Bringing to life the March family, North Shore Theatre Company’s first musical following its name change (from Chatswood Musical Society) is the sweet, heartfelt and charming Little Women.

Based on Louisa May Alcott’s Civil War classic novel, the central themes of family bonds, strong female empowerment, staying true to one’s self, friendship and love remain just as relevant today as they were in 1869.

Tomboy aspiring writer who dreams of a bigger life, Jo March, is exceptionally played by Kathy Xenos. As the pivotal character and storyteller, Xenos carries the weight of this show on her shoulders, as she is rarely off stage and has several large songs. It was a delight to watch Xenos throughout the show, from the comedic to the serious moments to the big songs ‘Astonishing’ and ‘The Fire Within Me’. Xenos is certainly a performer to watch for the future and is perfectly cast in this role.

The cast of Little Women (Photo by Alan Roy)

The cast of Little Women (Photo by Alan Roy)

Rounding out the March family is eldest sister and reluctant romantic Meg (Georgina Burley), kind-hearted and content Beth (Ally Foy), the youngest sister who can’t wait to grow up, Amy (Hannah Paul), and the matriarch doing her best to raise four girls without her husband, Marmee (Jessica Kelly). Even on opening night, the March family were a tight unit and easily believable as a group of women who suffered from all the ups and downs of family life.

Paul deftly played the growth of Amy from the tantrum-throwing teenager to grown woman and was particularly amusing during her comedic flashes. Foy’s standout number as Beth is the beautiful duet with Jo, ‘Some Things Are Meant to Be’.

It wouldn’t be Little Women without the men who are part of the March world. From best friend to Jo, turned husband to Amy, Isaac Downey was aptly quirky and charming as Theodore Laurence III (aka Laurie). Scott Dias portrays Professor Bhaer, Jo’s foil and eventual husband. Dias needs to watch his German accent, as I spent most of the time thinking he was playing Bhaer as French.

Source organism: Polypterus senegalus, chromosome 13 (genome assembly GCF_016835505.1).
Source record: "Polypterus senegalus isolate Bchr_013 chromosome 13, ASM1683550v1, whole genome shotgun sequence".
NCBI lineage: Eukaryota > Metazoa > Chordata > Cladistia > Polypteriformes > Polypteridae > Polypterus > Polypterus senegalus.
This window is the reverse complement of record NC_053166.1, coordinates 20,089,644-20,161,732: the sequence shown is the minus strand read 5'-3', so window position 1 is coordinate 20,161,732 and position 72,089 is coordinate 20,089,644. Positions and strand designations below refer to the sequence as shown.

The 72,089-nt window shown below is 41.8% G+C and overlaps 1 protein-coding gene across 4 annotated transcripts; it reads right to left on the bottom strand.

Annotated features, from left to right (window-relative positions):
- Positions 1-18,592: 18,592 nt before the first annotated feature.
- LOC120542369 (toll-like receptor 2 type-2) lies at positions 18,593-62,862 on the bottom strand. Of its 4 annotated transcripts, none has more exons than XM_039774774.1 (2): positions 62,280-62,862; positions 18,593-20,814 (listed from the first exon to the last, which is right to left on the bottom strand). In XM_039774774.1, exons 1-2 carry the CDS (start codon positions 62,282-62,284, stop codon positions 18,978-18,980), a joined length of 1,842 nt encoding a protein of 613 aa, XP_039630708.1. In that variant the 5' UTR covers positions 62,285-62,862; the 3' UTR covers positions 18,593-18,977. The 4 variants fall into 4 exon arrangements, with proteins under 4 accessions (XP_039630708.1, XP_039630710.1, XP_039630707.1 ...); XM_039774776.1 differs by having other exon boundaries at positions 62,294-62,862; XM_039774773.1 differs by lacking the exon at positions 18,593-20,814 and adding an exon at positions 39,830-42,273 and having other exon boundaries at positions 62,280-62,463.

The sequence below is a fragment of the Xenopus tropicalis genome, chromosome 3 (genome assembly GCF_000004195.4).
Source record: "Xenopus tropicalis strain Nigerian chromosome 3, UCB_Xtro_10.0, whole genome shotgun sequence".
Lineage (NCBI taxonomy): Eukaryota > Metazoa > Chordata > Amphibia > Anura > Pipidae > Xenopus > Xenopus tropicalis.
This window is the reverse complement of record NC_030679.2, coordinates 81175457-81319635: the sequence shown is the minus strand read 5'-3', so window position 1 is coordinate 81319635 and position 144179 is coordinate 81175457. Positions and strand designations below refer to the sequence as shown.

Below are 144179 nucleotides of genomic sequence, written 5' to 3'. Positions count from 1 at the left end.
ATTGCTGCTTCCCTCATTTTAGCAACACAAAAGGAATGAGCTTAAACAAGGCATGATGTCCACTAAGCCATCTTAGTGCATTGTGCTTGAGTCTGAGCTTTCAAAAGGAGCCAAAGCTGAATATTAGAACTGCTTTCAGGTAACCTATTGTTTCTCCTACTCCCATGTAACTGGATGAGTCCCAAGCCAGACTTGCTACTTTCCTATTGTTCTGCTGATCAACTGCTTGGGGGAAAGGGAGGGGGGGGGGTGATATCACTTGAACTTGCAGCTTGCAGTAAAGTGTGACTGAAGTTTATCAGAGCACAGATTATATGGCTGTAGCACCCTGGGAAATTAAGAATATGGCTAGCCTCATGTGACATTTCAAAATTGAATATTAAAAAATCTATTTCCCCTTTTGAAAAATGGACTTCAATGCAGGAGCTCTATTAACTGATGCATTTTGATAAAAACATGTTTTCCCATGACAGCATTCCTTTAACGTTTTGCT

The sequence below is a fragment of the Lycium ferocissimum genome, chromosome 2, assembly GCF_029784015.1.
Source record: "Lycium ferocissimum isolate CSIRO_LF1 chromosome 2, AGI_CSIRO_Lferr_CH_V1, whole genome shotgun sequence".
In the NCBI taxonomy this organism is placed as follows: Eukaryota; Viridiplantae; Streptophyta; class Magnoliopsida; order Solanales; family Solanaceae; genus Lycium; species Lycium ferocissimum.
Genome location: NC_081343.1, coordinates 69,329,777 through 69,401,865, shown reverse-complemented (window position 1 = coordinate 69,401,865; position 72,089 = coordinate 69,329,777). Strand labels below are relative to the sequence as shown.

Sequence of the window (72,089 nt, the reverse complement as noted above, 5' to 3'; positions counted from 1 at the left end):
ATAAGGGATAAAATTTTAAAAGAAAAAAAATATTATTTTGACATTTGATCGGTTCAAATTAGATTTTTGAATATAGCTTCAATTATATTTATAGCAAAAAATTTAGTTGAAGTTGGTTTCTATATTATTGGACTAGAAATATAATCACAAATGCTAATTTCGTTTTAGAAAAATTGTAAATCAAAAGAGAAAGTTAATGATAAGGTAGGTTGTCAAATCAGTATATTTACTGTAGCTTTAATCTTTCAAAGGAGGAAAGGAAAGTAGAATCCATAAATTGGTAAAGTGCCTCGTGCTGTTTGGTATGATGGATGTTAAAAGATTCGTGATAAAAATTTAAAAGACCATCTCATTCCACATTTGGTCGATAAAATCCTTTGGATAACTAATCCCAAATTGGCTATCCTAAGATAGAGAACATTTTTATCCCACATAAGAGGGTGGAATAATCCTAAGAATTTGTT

The cast of Little Women (Photo by Alan Roy)

The cast of Little Women (Photo by Alan Roy)

The cast is rounded out by Kristian Kok as Aunt March, the wealthiest of the March family who has a soft heart under her gruff exterior; neighbour and grandfather to Laurie, Mr Laurence (Dom Augiemeri); and John Brooke (Joey Sheehan).

The Little Women stage set at the charming Independent Theatre in North Sydney was simple but effective, with lounge settings in New York and Concord and the all important attic, where the March girls experience pivotal moments in their life. There isn’t a lot of choreography, but Kathryn Harradine ensures it stays authentic to the era. I was honestly surprised to realise there was an orchestra playing, as at times it sounded more like a pre-recorded soundtrack. As with the previous show I reviewed at this theatre, Hot Mikado, the microphone sound levels needed adjustment, as at times I strained to hear the dialogue.

The cast of Little Women (Photo by Alan Roy)

The cast of Little Women (Photo by Alan Roy)

Director Jon Emmett is to be commended for the quality of this production, owing largely to the strength of Xenos and the obvious extensive rehearsal that has gone into this production. There were the usual opening night hiccups with prop errors, but the cast handled them like pros and didn’t miss a beat.

This is definitely a show the entire family can go see and enjoy during these school holidays.


Dates: Playing now until 28 April, 2018
Venue: The Independent, 269 Miller Street, North Sydney, NSW
Tickets can be purchased online here